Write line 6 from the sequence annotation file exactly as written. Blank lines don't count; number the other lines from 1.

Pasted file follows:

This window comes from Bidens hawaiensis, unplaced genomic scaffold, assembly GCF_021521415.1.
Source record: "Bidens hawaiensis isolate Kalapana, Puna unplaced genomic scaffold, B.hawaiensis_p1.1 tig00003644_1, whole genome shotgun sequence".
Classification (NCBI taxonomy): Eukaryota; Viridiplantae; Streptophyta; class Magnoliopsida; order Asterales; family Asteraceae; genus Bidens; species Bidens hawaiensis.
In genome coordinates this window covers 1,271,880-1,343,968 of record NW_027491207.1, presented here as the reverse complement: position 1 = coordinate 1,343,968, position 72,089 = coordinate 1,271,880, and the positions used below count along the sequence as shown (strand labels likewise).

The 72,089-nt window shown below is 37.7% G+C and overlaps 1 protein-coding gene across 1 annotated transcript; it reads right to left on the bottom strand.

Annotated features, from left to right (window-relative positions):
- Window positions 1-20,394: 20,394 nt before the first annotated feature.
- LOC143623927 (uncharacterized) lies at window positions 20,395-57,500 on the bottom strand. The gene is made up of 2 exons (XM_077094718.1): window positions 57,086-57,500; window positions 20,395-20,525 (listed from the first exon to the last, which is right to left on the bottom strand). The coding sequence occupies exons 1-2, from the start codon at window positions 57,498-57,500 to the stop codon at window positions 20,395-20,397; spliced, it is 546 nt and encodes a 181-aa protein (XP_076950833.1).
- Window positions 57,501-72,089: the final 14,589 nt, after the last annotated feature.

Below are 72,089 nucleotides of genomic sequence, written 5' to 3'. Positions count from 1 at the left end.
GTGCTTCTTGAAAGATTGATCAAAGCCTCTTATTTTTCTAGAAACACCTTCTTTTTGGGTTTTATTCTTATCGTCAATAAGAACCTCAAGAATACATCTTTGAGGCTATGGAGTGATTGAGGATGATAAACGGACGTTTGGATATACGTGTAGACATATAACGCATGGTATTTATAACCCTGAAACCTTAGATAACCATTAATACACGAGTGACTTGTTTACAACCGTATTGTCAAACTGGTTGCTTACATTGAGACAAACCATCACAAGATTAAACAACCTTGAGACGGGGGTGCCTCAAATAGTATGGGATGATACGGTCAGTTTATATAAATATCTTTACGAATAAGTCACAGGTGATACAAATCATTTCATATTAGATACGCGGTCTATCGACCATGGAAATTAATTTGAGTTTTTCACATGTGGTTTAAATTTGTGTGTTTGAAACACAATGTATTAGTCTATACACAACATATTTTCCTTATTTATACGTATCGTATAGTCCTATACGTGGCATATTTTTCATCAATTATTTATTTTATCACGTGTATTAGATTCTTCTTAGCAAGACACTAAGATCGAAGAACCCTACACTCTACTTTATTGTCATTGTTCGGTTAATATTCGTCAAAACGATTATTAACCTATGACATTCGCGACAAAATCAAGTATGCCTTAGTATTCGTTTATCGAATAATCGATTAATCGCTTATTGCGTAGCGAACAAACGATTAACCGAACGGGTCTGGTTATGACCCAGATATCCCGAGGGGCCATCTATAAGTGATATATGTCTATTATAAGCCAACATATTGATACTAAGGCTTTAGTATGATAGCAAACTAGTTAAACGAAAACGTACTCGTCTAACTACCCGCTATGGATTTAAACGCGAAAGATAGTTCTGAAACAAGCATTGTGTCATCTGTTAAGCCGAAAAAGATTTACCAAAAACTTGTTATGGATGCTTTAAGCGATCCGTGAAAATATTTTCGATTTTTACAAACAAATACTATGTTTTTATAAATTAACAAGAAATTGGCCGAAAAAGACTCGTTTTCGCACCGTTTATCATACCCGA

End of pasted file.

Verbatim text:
Annotated features, from left to right (window-relative positions):